Clash of the Titans: WTO Rules EU Illegally Favored Airbus to the Tune of $22B

The 12-year Boeing/Airbus saga in front of the World Trade Organization is finally winding down. Photos courtesy of Boeing, Airbus

The World Trade Organization (WTO) Tuesday found that the European Union has failed to honor multiple previous rulings and has provided more than $22 billion of illegal subsidies to European aircraft maker Airbus aiding in the company's A350 and A380 development.

This ruling by the WTO Appellate Body is the final decision in this case, which was initiated in 2006. Today's decision ends the dispute and clears the way for the United States Trade Representative (USTR) to seek remedies in the form of tariffs against European imports to the U.S.

Airbus received illegal government subsidies for a50 and a380 development according to the WTO. (Airbus)

The authorized tariffs are likely to total billions in duties per year, unless and until Airbus addresses the illegal subsidies it received from European governments for its most recently launched airplanes. It is anticipated that U.S. tariffs will be authorized up to the amount of annual harm the subsidies are determined to cause. Tariffs could be scheduled as early as 2019. This is expected to be the largest-ever WTO authorization of retaliatory tariffs.

"Today's final ruling sends a clear message: disregard for the rules and illegal subsidies is not tolerated. The commercial success of products and services should be driven by their merits and not by market-distorting actions," said Boeing head Dennis Muilenburg.

The WTO ruling did reverse parts of a 2016 decision, finding no fault in the development of the A320 and A330 jets. For its part, Airbus emphasized that the "WTO has now dismissed in their entirety 94% of Boeing’s original claims" and focused on the "much more interesting part — on Boeing’s more egregious and competition-damaging subsidies," which the WTO has not yet finished ruling on.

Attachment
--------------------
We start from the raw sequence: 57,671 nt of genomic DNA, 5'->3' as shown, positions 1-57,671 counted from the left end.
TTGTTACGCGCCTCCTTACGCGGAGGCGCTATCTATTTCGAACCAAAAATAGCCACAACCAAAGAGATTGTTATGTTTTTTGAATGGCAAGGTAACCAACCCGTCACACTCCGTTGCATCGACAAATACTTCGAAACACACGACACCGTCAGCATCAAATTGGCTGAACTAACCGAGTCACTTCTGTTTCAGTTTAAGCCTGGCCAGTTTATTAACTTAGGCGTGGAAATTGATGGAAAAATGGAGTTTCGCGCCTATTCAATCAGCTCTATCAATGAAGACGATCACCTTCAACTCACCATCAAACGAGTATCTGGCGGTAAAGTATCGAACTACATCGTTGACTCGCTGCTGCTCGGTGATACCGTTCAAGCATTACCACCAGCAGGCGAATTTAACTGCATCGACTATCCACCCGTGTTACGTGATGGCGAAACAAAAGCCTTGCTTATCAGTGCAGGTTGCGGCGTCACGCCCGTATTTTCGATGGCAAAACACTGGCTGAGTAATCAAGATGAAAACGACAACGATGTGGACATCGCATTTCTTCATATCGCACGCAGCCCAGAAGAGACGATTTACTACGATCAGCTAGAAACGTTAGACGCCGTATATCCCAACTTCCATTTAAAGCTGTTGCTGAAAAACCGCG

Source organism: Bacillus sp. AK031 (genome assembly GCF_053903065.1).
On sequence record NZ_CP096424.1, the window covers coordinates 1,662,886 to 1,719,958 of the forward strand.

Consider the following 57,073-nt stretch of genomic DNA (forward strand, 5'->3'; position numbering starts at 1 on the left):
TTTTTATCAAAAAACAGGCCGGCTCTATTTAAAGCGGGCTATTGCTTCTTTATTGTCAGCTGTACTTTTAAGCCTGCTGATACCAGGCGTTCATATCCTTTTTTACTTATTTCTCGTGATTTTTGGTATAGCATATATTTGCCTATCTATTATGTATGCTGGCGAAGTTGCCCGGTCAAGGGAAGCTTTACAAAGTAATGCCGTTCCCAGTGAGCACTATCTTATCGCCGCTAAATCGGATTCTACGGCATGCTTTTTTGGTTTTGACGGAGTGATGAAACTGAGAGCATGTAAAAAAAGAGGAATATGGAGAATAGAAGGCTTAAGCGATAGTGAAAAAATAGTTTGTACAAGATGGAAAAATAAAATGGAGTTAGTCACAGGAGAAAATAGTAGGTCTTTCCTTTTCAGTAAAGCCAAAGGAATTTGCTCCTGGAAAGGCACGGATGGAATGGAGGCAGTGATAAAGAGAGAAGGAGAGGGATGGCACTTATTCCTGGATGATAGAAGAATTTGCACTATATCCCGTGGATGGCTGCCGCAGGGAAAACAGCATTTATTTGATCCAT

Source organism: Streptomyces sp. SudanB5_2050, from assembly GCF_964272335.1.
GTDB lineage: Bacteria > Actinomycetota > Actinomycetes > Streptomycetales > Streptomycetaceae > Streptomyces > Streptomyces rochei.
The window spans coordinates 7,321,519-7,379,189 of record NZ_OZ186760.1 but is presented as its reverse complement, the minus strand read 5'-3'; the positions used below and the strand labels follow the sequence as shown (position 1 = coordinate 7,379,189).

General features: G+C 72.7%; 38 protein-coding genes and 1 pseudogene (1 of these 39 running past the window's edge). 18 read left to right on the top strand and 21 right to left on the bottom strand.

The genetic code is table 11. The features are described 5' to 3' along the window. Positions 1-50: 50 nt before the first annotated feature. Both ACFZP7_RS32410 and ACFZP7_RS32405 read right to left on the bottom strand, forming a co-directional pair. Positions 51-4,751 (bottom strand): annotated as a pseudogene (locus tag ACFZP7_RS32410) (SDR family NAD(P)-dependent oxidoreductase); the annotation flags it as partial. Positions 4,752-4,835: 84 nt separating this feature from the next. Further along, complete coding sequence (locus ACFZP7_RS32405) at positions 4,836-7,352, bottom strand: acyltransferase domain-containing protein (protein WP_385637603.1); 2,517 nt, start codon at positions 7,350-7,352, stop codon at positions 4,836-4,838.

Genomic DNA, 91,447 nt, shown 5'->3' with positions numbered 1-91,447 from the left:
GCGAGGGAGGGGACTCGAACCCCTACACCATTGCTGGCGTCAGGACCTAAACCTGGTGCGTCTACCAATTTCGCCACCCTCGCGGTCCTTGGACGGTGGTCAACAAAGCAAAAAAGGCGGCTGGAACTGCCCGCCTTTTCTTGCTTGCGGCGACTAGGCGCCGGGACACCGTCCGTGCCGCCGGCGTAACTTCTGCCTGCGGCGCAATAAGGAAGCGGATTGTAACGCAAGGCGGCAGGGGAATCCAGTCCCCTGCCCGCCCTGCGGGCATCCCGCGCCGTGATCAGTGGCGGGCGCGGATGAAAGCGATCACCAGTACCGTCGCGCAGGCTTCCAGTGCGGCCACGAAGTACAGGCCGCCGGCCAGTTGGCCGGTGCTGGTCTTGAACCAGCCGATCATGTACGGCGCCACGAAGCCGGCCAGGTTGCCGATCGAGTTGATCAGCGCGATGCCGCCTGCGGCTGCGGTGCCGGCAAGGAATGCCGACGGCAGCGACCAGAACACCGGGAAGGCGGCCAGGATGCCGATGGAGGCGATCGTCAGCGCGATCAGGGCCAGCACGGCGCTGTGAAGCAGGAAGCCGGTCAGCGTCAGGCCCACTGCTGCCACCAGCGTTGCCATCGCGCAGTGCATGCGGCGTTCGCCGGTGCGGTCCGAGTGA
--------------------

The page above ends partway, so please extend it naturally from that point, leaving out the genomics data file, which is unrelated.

The EU has brought two such cases against the U.S. One case ended in favor of the U.S., and in the other, like in the Airbus case, the majority of the allegations the EU made against the U.S. and Boeing were dismissed.

The remaining claim in front of the WTO alleges illegal tax breaks for the 787 and 777. (Boeing)

To Airbus' point, one finding against the U.S. now remains before the WTO, which concerns a Washington state tax measure. It is under appeal and should be decided within the next year. Airbus alleges $13.7 billion in illegal tax breaks for Boeing between the 787 and 777 aircraft.

"The result is simple: Airbus pays back its loans, Boeing pays back nothing and continues to exploit the generosity of the U.S. taxpayer," outgoing Airbus CEO Tom Ender said. "Despite Boeing’s rhetoric, it is clear that their position today is straightforward healthy: they have half the market and a full order book, they have clearly not been damaged by Airbus repayable loans.”

Airbus General Counsel John Harrison said: “Airbus recognizes the importance of the WTO and the Appellate Body’s findings and will do what is necessary to correct any errors and this report confirms the efforts we are making. We likewise expect Boeing to take note when it comes to its compliance obligations. Boeing has in the past shown complete disregard by ignoring the recommendations and continuing with their illegal behavior.

“Boeing is now at more than 90% failed claims. This is proof of Boeing’s cynical PR motives in bringing this case about in the first place. It shatters Boeing’s claim it perpetuated for years that their WTO case undermines European industrial-government partnership.”

This finding closes a long chapter on Boeing claims against Airbus, but Airbus is pinning its hopes on a ruling against Airbus in its final claim. Without that, the additional loan repayment penalties, potential tariffs and public perception scorecard will put the European company at a significant disadvantage in its stated goal of dethroning the American company as the world's top aerospace company.

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